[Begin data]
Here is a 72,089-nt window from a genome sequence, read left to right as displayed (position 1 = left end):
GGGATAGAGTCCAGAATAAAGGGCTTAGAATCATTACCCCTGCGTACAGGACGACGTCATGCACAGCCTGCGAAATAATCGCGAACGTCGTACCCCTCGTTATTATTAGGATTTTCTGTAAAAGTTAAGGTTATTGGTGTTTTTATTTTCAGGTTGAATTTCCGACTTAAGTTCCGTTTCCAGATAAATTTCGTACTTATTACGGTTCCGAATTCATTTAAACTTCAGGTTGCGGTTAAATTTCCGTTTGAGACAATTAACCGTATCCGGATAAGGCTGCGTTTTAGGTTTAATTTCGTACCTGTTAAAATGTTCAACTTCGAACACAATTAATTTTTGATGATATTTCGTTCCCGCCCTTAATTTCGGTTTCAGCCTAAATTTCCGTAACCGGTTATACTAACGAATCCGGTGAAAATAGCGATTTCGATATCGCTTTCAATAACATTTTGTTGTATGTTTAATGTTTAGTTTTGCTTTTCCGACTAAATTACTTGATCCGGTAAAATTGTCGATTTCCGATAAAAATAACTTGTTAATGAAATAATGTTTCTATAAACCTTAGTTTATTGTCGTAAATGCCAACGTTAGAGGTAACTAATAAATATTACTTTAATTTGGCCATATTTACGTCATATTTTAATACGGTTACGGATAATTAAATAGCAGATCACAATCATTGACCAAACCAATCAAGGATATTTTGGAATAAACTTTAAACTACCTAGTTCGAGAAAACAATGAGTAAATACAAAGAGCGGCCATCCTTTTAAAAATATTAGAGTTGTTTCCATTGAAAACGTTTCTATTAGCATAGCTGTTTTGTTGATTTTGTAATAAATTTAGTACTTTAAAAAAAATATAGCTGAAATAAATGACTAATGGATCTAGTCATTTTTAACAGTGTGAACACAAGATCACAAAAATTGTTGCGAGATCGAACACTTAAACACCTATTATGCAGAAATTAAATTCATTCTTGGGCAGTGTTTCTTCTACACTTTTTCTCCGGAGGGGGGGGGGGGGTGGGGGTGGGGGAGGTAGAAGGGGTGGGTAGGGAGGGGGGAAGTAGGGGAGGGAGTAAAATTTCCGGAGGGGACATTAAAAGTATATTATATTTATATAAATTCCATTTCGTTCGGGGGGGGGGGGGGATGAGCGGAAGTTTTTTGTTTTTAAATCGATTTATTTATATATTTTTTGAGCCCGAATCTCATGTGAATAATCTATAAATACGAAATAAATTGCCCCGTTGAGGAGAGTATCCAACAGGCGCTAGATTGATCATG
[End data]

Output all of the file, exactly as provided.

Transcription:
Here is a 72,089-nt window from a genome sequence, read left to right as displayed (position 1 = left end):
GGGATAGAGTCCAGAATAAAGGGCTTAGAATCATTACCCCTGCGTACAGGACGACGTCATGCACAGCCTGCGAAATAATCGCGAACGTCGTACCCCTCGTTATTATTAGGATTTTCTGTAAAAGTTAAGGTTATTGGTGTTTTTATTTTCAGGTTGAATTTCCGACTTAAGTTCCGTTTCCAGATAAATTTCGTACTTATTACGGTTCCGAATTCATTTAAACTTCAGGTTGCGGTTAAATTTCCGTTTGAGACAATTAACCGTATCCGGATAAGGCTGCGTTTTAGGTTTAATTTCGTACCTGTTAAAATGTTCAACTTCGAACACAATTAATTTTTGATGATATTTCGTTCCCGCCCTTAATTTCGGTTTCAGCCTAAATTTCCGTAACCGGTTATACTAACGAATCCGGTGAAAATAGCGATTTCGATATCGCTTTCAATAACATTTTGTTGTATGTTTAATGTTTAGTTTTGCTTTTCCGACTAAATTACTTGATCCGGTAAAATTGTCGATTTCCGATAAAAATAACTTGTTAATGAAATAATGTTTCTATAAACCTTAGTTTATTGTCGTAAATGCCAACGTTAGAGGTAACTAATAAATATTACTTTAATTTGGCCATATTTACGTCATATTTTAATACGGTTACGGATAATTAAATAGCAGATCACAATCATTGACCAAACCAATCAAGGATATTTTGGAATAAACTTTAAACTACCTAGTTCGAGAAAACAATGAGTAAATACAAAGAGCGGCCATCCTTTTAAAAATATTAGAGTTGTTTCCATTGAAAACGTTTCTATTAGCATAGCTGTTTTGTTGATTTTGTAATAAATTTAGTACTTTAAAAAAAATATAGCTGAAATAAATGACTAATGGATCTAGTCATTTTTAACAGTGTGAACACAAGATCACAAAAATTGTTGCGAGATCGAACACTTAAACACCTATTATGCAGAAATTAAATTCATTCTTGGGCAGTGTTTCTTCTACACTTTTTCTCCGGAGGGGGGGGGGGGGTGGGGGTGGGGGAGGTAGAAGGGGTGGGTAGGGAGGGGGGAAGTAGGGGAGGGAGTAAAATTTCCGGAGGGGACATTAAAAGTATATTATATTTATATAAATTCCATTTCGTTCGGGGGGGGGGGGGGATGAGCGGAAGTTTTTTGTTTTTAAATCGATTTATTTATATATTTTTTGAGCCCGAATCTCATGTGAATAATCTATAAATACGAAATAAATTGCCCCGTTGAGGAGAGTATCCAACAGGCGCTAGATTGATCATG